Yangyang Liu, School of Education

Students play an active role in their own learning. However, as an instructor, you may have noticed that some students are more motivated than others in your classroom. According to educational research, optimal learning happens when individuals are intrinsically motivated (Black & Deci, 2000). You can motivate your students by promoting their sense of autonomy, competence, and relatedness.

Granting Autonomy

Teaching is a structured human activity. However, research finds that appropriate level of autonomy in structured teaching would encourage students’ active engagement and promote learning (León, Núñez, Liew, 2015). This is especially true for adolescent learners, who are developing a sense of self. Teachers can grant autonomy to students in multiple ways. As a teacher, from the moment you design syllabus, you can involve students’ voices. For example, you can provide goals for the students as a model for them to draft individualized goals for themselves. Students will be more intrinsically motivated when they work toward goals that are meaningful to themselves. When you pick class materials, allow students to contribute ideas and selecting materials that would be of interest to them. In the evaluation process, provide multiple formats of assessment that students can choose from.

Promoting a Sense of Competence

Like autonomy, sense of competence is also a fundamental developmental need for individuals (Ryan & Deci, 2017). Individuals have the need to show that they are competent in affecting their own development and the world around them. When students think they are capable of achieving learning goals, they are less likely to give up facing challenges, and are more likely to succeed (Orsini et al., 2016). However, not all students come into a classroom already feeling competent to succeed. How can you as an instructor promote their sense of competence while they are learning the material? You can give specific advice on how to succeed in the class. You can present content in multiple formats, so different types of learners can feel comfortable with learning. You can also encourage students to participate and contribute to their own learning. For example, you can divide students into groups and ask different groups to work together to complete a task. The last tip is really simple but often gets ignored by instructors. Praises and encourage your students. Many people want their accomplishments to be acknowledged!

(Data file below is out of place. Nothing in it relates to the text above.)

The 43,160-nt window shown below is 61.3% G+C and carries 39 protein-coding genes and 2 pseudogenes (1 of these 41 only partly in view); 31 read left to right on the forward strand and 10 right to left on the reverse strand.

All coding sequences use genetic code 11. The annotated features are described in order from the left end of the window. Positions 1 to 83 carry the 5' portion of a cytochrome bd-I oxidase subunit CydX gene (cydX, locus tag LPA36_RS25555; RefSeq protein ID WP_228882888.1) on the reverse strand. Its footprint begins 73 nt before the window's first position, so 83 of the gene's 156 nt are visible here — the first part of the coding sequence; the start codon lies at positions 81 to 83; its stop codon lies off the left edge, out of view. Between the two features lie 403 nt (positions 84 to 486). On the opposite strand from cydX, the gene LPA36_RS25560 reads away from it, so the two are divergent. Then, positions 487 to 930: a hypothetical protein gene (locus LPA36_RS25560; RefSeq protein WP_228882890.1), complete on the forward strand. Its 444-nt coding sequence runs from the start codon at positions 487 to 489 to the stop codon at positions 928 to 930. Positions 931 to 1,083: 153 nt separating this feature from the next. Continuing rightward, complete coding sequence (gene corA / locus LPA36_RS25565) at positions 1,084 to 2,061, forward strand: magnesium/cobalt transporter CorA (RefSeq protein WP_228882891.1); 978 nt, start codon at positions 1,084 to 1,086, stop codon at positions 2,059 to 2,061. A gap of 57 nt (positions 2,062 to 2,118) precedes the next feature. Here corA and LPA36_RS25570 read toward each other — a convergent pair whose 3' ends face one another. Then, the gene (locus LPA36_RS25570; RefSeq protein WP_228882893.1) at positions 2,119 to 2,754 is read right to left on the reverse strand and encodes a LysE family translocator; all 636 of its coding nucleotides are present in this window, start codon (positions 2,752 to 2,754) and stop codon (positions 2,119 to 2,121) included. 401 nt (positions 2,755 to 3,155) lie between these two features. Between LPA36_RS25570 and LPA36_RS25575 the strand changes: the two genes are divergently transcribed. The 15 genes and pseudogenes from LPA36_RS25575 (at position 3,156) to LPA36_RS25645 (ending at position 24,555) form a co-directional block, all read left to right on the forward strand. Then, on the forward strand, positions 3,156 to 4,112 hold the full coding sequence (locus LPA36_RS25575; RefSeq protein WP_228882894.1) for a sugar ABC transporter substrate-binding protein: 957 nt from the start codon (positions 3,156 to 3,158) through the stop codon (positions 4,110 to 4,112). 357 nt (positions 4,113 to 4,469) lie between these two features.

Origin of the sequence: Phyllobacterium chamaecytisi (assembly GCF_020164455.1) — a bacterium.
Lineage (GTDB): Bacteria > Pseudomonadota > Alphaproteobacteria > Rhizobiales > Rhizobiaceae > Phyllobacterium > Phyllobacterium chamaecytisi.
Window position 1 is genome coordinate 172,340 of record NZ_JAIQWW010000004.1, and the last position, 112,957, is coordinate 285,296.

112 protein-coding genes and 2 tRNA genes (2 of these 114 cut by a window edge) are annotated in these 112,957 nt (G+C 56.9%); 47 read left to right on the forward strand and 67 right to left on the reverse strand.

Establishing a Sense of Relatedness

As you may already know, students are more likely to persist and contribute in a class if they feel a sense of connection with the instructor and their peers. It may sound intimidating to build a “relationship” with each individual student in your classroom. However, there are some tricks you can use to build a connection with students in a short time. For example, take advantage of the opportunity of giving feedback on assignments. Try to give each student individualized feedback at least once during the entire class session. Use an online discussion board to continue communication outside of class. You can also promote sense of relatedness among students using class activities and group work. Ice breakers are always helpful for the first class. While some students may prefer working with a fixed group of peers, it can be helpful to change the groupings so students get to know more people in the class. This also helps if the initial grouping does not work out.

Do not get discouraged if your students are not motivated in your class. Try these tips to promote their sense of autonomy, competence and relatedness. These will help boost their intrinsic motivation in the class and contribute to a better learning experience.


Black, A. E., & Deci, E. L. (2000). The effects of instructors’ autonomy support and students’ autonomous motivation on learning organic chemistry: A self‐determination theory perspective. Science Education, 84(6), 740-756.

León, J., Núñez, J. L., & Liew, J. (2015). Self-determination and STEM education: Effects of autonomy, motivation, and self-regulated learning on high school math achievement. Learning and Individual Differences43, 156-163.

Orsini, C., Evans, P., Binnie, V., Ledezma, P., & Fuentes, F. (2016). Encouraging intrinsic motivation in the clinical setting: teachers’ perspectives from the self‐determination theory. European Journal of Dental Education20(2), 102-111.

Ryan, R. M., & Deci, E. L. (2017). Self-determination theory: Basic psychological needs in motivation, development, and wellness. Guilford Publications.

Matthew Mahavongtrakul edited this post on December 3rd, 2019.